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Stumbling Stone Van Deldensweg 9

Gijsbrecht van den Ende.

Gijsbrecht (Gijs) was born on 5-1-1910 as the son of Marinus Cornelis van den Ende and Catharina Francina de Buck in Middelburg. He was married to Willemien (Wimmie) Snethlage in Middelburg on 5-6-1941, born 19-4-1918 and died. 25-6-2001 (83) in Castricum. On May 24, 1942 they had a son Marinus Cornelis (Marco). After the war she started studying medicine and until her retirement worked as an institutional doctor at a psychiatric institution in Bakkum near Castricum. Gijs's belief was: Ned. Reformed.
He was a lawyer and attorney in Rotterdam and then State Inspector of Traffic in Zwolle. They lived at Van Deldensweg C 287/14, in villa "Deldenschekamp", now "Deldensenk" van Deldensweg no 9 in Hattem. Several Jews and others (including a brother-in-law) probably also went into hiding here.
He was in the resistance and was betrayed and arrested in Winterswijk on 9-6-1942 on suspicion of espionage and via Scheveningen (tortured in 'Oranjehotel') on 17-11-1942 to hostage camp Haaren (NB) where he happened to be transported together. sat with his brother Johan (hostage). And afterwards he was transferred as a prisoner to Camp Amersfoort on 9-10-1943 with camp no. 2796. He was a so-called "Nacht und Nebel" political prisoner. Subsequently, he was finally transferred again with the infamous transport of Wednesday 11-10-1944 (including the people of Putten who were arrested from the raid there) to KZ Neuengamme (D) III 167 with camp number 56466 and where he arrived on October 14.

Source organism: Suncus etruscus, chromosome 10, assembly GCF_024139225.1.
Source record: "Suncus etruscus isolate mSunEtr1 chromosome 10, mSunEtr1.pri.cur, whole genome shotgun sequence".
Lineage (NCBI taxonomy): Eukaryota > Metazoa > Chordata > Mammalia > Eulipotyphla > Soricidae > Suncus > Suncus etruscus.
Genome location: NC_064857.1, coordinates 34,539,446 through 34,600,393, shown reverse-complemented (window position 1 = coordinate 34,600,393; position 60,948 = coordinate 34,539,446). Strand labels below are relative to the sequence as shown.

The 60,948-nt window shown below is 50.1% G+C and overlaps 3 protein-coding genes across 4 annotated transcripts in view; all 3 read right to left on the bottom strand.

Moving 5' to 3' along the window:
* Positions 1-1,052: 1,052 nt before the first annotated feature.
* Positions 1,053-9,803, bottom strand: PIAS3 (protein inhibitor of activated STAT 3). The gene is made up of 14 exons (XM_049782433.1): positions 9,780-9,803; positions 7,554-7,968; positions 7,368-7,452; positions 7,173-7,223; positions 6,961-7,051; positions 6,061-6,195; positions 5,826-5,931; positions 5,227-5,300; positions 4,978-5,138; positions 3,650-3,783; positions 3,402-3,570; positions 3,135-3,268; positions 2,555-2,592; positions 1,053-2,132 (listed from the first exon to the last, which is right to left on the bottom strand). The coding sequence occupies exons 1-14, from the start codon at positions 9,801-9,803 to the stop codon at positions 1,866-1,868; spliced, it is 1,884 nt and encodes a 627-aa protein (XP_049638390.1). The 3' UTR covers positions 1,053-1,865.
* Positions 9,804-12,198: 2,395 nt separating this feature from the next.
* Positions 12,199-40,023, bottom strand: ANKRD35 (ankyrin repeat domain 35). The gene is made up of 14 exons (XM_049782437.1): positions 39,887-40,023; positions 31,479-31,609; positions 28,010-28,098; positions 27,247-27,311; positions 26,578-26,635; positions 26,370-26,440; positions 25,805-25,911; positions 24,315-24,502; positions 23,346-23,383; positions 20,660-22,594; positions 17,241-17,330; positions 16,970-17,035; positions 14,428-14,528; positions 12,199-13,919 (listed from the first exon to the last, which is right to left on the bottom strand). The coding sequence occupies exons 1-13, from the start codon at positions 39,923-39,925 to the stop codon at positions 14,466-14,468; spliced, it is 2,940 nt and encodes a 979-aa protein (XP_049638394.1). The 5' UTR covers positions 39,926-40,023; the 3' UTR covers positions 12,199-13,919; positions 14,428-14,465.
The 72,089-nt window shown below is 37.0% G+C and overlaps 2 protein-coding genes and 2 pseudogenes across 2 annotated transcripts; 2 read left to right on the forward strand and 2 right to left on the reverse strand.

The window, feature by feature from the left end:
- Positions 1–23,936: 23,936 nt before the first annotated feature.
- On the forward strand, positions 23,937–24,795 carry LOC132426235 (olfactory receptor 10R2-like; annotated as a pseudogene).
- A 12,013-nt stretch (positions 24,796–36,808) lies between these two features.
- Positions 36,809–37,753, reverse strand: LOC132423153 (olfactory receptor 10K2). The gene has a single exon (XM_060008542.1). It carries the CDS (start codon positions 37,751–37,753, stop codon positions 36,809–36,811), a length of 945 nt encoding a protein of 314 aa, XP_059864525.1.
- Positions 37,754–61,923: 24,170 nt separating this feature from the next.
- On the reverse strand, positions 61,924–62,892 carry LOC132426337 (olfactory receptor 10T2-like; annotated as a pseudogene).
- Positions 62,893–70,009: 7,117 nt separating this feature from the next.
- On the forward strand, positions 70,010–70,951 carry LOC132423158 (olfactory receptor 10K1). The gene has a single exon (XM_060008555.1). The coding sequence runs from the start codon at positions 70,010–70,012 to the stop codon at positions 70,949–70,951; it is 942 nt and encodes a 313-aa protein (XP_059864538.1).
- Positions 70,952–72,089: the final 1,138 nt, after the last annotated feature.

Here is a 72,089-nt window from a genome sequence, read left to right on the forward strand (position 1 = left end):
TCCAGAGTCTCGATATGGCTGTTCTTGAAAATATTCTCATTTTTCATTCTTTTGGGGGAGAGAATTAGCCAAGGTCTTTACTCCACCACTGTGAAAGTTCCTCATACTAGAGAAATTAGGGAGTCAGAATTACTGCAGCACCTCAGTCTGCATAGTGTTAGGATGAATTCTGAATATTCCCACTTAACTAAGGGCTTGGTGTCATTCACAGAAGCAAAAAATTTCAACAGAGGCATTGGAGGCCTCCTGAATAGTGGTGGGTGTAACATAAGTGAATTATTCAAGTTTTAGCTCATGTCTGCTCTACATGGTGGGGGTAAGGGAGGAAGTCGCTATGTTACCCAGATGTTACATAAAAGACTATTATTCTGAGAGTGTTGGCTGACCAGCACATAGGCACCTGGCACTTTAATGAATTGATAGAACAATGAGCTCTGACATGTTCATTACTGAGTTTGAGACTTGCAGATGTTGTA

All people around this number have been in Meppen-Versen. That is quite a large group. It seems that Gijs has followed the same route. Most likely he was taken back from Meppen-Versen to Neuengamme by one of the two weekly sick transports, where he died of an intestinal infection at Hausdeich 60 on 14-1-1945 at 08.00 am.
Posthumously he was awarded the resistance memorial cross.

The German artist Gunter Demnig started placing the first Stolpersteine in 1997 in the Berlin's Kreuzberg district.
Meanwhile there are Stolpersteine in many countries.
It reminds the Holocaust in World War II.
A Stolperstein is a concrete stone of 10 x 10cm, with a brass plate on top, in which the name, date of birth and decease and also place of decease is punched into.
The Stolperstein gets a place in the pavement in front of the former house of the victim.
By doing this, Gunter Demnig gives a private memorial to each victim.

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  • Text: Edwin van der Wolf
  • Photos: Elly vd Wetering